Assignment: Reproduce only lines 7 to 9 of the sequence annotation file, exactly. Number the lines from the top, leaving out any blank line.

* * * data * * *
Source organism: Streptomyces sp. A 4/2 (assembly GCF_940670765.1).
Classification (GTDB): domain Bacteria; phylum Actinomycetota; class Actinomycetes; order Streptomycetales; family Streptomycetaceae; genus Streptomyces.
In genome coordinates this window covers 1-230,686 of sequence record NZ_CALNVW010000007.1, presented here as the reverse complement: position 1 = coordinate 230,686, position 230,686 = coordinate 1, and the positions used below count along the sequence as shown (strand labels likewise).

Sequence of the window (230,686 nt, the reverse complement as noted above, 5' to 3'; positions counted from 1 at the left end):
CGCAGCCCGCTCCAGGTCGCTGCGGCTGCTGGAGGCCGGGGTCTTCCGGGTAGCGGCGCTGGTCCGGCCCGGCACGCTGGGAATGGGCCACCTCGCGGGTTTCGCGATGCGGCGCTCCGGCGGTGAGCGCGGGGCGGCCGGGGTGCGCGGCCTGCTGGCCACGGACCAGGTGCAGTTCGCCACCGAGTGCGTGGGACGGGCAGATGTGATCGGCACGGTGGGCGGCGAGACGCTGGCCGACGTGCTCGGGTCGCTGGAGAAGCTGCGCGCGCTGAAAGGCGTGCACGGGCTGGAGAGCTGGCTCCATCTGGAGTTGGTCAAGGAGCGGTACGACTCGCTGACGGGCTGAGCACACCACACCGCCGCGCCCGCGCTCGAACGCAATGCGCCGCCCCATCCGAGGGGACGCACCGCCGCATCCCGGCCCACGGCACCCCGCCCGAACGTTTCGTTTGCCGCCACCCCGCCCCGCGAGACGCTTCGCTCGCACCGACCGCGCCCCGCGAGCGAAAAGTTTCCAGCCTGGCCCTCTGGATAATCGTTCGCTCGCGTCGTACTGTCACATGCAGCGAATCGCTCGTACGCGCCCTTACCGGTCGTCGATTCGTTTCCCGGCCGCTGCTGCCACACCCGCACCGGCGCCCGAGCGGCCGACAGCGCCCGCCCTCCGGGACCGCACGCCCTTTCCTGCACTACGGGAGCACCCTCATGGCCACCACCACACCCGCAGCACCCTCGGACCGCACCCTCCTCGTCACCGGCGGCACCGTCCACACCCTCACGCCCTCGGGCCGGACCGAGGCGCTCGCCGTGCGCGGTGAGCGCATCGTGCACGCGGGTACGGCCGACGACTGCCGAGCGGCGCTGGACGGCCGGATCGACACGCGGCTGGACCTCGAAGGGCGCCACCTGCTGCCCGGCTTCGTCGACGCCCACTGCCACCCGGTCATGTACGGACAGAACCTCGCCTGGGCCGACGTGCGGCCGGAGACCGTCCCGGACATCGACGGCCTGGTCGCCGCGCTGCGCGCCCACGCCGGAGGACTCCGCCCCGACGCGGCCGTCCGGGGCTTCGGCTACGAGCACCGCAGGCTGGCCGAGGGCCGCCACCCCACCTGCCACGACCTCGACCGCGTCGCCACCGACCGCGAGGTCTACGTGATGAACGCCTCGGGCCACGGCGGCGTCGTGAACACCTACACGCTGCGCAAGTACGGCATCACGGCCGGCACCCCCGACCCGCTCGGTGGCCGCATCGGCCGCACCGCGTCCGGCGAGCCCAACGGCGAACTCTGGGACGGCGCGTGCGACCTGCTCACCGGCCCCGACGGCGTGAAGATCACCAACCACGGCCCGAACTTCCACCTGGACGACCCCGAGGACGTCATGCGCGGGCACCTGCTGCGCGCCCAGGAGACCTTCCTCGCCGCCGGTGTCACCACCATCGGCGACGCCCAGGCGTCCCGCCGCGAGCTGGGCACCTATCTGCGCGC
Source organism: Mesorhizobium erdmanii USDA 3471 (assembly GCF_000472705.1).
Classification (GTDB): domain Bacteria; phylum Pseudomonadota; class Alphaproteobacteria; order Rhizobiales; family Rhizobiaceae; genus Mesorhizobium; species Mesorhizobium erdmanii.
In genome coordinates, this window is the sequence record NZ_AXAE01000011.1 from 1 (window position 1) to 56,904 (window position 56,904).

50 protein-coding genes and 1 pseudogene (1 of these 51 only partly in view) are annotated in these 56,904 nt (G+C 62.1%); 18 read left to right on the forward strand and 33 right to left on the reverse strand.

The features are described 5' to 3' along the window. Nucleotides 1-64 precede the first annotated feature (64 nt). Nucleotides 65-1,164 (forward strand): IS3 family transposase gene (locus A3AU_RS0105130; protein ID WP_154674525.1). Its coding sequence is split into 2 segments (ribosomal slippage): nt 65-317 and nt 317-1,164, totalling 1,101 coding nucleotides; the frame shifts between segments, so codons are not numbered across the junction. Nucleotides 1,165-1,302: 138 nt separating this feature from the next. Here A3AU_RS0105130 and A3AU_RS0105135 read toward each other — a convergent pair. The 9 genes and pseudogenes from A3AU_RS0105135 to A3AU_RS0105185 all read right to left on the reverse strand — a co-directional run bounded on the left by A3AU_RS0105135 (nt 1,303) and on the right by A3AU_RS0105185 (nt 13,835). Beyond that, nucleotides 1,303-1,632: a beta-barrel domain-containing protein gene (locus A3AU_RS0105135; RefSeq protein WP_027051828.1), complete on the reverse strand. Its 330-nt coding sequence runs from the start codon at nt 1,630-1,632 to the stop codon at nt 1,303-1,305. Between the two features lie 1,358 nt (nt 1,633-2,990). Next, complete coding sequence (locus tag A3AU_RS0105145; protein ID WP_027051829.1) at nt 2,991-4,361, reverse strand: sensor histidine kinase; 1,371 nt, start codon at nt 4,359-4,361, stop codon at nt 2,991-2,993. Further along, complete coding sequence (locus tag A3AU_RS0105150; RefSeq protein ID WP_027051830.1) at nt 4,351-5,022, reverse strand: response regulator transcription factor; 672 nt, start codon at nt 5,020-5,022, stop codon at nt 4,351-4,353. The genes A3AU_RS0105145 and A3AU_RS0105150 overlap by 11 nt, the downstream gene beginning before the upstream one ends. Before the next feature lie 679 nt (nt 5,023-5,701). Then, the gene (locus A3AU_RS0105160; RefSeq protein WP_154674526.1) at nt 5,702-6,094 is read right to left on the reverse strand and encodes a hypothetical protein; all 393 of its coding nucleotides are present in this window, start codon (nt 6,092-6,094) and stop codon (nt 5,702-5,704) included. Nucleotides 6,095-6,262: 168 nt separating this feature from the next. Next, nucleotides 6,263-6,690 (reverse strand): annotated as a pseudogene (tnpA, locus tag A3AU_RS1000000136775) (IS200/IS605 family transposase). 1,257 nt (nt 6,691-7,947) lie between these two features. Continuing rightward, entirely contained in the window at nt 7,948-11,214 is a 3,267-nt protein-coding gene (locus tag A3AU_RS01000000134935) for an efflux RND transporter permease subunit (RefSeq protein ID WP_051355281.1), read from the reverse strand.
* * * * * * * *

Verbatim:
Classification (GTDB): domain Bacteria; phylum Pseudomonadota; class Alphaproteobacteria; order Rhizobiales; family Rhizobiaceae; genus Mesorhizobium; species Mesorhizobium erdmanii.
In genome coordinates, this window is the sequence record NZ_AXAE01000011.1 from 1 (window position 1) to 56,904 (window position 56,904).

50 protein-coding genes and 1 pseudogene (1 of these 51 only partly in view) are annotated in these 56,904 nt (G+C 62.1%); 18 read left to right on the forward strand and 33 right to left on the reverse strand.